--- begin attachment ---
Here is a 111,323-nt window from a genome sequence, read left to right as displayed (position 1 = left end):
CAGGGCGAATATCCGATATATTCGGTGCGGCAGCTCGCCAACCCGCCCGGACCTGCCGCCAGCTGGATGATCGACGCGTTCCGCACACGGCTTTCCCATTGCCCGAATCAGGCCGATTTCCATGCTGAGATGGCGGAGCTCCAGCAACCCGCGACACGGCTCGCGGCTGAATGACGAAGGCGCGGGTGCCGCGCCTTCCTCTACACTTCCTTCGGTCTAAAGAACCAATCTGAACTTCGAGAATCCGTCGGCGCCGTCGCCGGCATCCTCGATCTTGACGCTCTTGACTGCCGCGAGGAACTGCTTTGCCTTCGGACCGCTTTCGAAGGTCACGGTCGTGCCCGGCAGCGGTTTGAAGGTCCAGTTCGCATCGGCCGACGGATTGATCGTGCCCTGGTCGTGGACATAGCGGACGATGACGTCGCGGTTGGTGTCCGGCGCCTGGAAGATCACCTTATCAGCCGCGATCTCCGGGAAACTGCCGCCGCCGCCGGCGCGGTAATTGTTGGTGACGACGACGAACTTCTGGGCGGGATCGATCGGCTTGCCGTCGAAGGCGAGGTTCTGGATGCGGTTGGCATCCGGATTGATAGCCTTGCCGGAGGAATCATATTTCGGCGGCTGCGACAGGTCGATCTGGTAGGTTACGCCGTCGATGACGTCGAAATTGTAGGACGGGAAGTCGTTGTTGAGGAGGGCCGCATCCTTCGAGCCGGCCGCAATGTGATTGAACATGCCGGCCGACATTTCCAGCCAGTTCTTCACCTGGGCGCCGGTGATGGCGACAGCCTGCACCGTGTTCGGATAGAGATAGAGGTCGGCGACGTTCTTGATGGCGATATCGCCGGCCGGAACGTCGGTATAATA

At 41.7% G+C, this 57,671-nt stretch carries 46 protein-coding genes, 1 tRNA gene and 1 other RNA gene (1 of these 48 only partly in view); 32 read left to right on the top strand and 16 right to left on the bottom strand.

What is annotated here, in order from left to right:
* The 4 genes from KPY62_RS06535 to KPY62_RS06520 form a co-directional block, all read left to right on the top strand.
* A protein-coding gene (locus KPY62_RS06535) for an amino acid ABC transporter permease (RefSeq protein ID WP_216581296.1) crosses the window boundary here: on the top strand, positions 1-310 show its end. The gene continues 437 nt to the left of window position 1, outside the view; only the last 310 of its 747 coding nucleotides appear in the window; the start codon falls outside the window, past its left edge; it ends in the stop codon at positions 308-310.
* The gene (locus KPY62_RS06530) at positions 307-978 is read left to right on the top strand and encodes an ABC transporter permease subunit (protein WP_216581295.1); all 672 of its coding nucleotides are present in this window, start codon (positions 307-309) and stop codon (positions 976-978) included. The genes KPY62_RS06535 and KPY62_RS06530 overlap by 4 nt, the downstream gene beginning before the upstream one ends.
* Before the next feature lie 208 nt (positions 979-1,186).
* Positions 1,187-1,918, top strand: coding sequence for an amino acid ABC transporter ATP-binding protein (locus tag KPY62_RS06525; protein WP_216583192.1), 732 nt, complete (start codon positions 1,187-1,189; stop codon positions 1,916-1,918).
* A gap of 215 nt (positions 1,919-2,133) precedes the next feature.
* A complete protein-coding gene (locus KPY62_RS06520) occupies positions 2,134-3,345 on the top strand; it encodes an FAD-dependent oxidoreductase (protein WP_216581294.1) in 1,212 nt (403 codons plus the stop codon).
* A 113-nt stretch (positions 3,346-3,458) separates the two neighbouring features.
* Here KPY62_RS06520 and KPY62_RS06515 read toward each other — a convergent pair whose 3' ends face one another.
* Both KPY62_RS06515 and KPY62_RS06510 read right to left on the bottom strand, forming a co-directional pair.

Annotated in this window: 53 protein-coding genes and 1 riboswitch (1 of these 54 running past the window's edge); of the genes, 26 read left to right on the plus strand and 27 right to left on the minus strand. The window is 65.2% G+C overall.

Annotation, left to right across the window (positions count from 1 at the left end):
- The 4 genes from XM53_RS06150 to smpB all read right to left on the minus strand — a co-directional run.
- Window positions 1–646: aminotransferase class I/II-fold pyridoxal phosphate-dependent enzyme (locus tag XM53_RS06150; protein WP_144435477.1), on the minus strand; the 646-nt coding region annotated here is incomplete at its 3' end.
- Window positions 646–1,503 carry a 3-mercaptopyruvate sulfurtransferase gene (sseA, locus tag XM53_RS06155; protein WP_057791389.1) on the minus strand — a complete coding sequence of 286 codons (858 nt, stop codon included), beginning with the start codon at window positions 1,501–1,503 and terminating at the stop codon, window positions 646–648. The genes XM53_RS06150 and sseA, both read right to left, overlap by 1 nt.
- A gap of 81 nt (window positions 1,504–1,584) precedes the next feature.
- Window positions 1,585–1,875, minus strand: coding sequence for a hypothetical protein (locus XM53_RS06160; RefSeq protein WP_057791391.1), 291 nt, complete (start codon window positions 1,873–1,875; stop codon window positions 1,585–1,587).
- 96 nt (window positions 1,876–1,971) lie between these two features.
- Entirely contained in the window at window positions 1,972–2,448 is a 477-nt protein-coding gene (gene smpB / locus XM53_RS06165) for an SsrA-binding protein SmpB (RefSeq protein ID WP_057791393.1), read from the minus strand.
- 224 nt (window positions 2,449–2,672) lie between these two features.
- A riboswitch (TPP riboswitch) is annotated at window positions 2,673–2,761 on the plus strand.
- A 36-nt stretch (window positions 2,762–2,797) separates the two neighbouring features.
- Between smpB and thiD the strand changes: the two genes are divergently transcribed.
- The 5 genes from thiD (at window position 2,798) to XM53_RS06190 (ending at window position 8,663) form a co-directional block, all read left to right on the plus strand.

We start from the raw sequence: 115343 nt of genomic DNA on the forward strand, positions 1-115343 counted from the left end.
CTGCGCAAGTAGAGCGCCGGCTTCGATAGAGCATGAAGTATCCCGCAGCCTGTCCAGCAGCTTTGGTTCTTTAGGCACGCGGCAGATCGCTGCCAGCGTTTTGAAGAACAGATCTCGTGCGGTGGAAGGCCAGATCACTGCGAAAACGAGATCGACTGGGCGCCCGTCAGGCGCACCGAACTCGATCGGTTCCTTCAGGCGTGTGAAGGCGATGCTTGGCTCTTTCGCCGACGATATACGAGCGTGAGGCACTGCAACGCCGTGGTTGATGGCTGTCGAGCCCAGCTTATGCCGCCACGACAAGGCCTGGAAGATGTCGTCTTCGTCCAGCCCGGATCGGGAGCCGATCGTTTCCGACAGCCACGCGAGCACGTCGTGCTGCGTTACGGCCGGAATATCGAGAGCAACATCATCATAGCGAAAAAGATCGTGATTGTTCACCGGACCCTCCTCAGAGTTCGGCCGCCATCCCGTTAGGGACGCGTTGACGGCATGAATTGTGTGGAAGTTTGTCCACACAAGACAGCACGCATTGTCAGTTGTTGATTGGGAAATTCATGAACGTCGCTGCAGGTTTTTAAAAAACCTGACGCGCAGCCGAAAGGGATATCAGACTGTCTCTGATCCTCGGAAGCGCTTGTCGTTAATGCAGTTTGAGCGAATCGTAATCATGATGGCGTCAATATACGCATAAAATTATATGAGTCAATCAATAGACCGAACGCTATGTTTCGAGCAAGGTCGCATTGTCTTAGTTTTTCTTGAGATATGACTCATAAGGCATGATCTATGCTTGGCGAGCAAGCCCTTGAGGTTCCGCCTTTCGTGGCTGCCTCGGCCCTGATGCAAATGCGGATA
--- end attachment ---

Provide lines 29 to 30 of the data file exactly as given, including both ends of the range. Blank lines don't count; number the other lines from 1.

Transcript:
We start from the raw sequence: 115343 nt of genomic DNA on the forward strand, positions 1-115343 counted from the left end.
CTGCGCAAGTAGAGCGCCGGCTTCGATAGAGCATGAAGTATCCCGCAGCCTGTCCAGCAGCTTTGGTTCTTTAGGCACGCGGCAGATCGCTGCCAGCGTTTTGAAGAACAGATCTCGTGCGGTGGAAGGCCAGATCACTGCGAAAACGAGATCGACTGGGCGCCCGTCAGGCGCACCGAACTCGATCGGTTCCTTCAGGCGTGTGAAGGCGATGCTTGGCTCTTTCGCCGACGATATACGAGCGTGAGGCACTGCAACGCCGTGGTTGATGGCTGTCGAGCCCAGCTTATGCCGCCACGACAAGGCCTGGAAGATGTCGTCTTCGTCCAGCCCGGATCGGGAGCCGATCGTTTCCGACAGCCACGCGAGCACGTCGTGCTGCGTTACGGCCGGAATATCGAGAGCAACATCATCATAGCGAAAAAGATCGTGATTGTTCACCGGACCCTCCTCAGAGTTCGGCCGCCATCCCGTTAGGGACGCGTTGACGGCATGAATTGTGTGGAAGTTTGTCCACACAAGACAGCACGCATTGTCAGTTGTTGATTGGGAAATTCATGAACGTCGCTGCAGGTTTTTAAAAAACCTGACGCGCAGCCGAAAGGGATATCAGACTGTCTCTGATCCTCGGAAGCGCTTGTCGTTAATGCAGTTTGAGCGAATCGTAATCATGATGGCGTCAATATACGCATAAAATTATATGAGTCAATCAATAGACCGAACGCTATGTTTCGAGCAAGGTCGCATTGTCTTAGTTTTTCTTGAGATATGACTCATAAGGCATGATCTATGCTTGGCGAGCAAGCCCTTGAGGTTCCGCCTTTCGTGGCTGCCTCGGCCCTGATGCAAATGCGGATA